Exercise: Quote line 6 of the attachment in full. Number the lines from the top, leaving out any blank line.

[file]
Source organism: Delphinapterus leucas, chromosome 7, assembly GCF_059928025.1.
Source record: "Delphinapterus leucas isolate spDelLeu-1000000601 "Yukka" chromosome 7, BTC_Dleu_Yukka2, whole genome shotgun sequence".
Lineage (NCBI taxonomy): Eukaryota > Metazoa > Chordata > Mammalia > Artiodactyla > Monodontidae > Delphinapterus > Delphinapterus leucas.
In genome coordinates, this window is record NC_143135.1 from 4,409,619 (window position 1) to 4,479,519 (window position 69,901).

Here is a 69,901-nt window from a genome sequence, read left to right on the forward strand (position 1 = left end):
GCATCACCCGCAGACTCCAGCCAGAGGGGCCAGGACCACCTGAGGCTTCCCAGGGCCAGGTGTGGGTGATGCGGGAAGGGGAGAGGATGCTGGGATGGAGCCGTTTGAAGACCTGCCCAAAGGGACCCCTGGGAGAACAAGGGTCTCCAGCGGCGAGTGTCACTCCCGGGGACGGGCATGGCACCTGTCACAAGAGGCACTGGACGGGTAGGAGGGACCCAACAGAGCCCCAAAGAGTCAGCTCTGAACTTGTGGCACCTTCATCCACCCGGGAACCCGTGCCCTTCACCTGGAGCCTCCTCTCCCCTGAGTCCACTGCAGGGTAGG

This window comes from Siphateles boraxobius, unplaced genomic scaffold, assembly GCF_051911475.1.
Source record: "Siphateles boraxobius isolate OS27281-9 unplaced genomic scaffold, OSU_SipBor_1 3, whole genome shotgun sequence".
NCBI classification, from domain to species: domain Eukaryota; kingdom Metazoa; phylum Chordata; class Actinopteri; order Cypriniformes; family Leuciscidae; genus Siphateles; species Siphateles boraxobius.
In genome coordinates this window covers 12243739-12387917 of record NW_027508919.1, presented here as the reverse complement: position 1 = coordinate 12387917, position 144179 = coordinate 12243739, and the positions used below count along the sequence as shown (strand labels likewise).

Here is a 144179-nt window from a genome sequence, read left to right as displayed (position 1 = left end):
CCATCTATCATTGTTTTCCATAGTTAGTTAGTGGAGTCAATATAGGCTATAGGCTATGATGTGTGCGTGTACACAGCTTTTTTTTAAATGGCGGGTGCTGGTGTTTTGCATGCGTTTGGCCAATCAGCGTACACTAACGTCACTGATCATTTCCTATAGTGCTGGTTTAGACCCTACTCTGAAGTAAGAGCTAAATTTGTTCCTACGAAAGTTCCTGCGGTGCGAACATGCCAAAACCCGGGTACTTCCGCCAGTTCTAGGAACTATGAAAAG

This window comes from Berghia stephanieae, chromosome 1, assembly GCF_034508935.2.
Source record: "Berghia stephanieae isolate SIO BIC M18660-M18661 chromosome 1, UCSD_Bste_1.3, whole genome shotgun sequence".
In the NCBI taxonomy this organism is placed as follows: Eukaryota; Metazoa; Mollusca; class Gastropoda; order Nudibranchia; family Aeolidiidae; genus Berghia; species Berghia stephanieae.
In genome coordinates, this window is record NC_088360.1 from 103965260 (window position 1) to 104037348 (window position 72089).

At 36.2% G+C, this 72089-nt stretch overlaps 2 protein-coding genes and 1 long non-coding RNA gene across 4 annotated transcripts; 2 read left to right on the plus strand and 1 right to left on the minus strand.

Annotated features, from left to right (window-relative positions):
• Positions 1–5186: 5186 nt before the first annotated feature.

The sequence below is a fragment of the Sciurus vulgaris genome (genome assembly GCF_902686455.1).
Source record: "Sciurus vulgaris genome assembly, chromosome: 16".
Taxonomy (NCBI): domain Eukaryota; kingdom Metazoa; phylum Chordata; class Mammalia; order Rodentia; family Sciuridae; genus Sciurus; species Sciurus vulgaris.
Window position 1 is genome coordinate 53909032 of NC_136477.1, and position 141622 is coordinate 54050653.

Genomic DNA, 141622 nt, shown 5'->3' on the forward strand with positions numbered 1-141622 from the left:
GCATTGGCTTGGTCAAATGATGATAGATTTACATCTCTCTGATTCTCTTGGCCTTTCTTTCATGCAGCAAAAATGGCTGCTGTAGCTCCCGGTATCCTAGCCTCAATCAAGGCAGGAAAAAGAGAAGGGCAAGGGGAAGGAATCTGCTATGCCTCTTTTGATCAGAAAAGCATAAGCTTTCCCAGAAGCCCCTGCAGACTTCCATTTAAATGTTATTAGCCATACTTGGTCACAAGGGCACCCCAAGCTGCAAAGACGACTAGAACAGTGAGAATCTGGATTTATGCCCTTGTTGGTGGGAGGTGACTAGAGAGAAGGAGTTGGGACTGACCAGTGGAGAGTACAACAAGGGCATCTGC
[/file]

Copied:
GCATCACCCGCAGACTCCAGCCAGAGGGGCCAGGACCACCTGAGGCTTCCCAGGGCCAGGTGTGGGTGATGCGGGAAGGGGAGAGGATGCTGGGATGGAGCCGTTTGAAGACCTGCCCAAAGGGACCCCTGGGAGAACAAGGGTCTCCAGCGGCGAGTGTCACTCCCGGGGACGGGCATGGCACCTGTCACAAGAGGCACTGGACGGGTAGGAGGGACCCAACAGAGCCCCAAAGAGTCAGCTCTGAACTTGTGGCACCTTCATCCACCCGGGAACCCGTGCCCTTCACCTGGAGCCTCCTCTCCCCTGAGTCCACTGCAGGGTAGG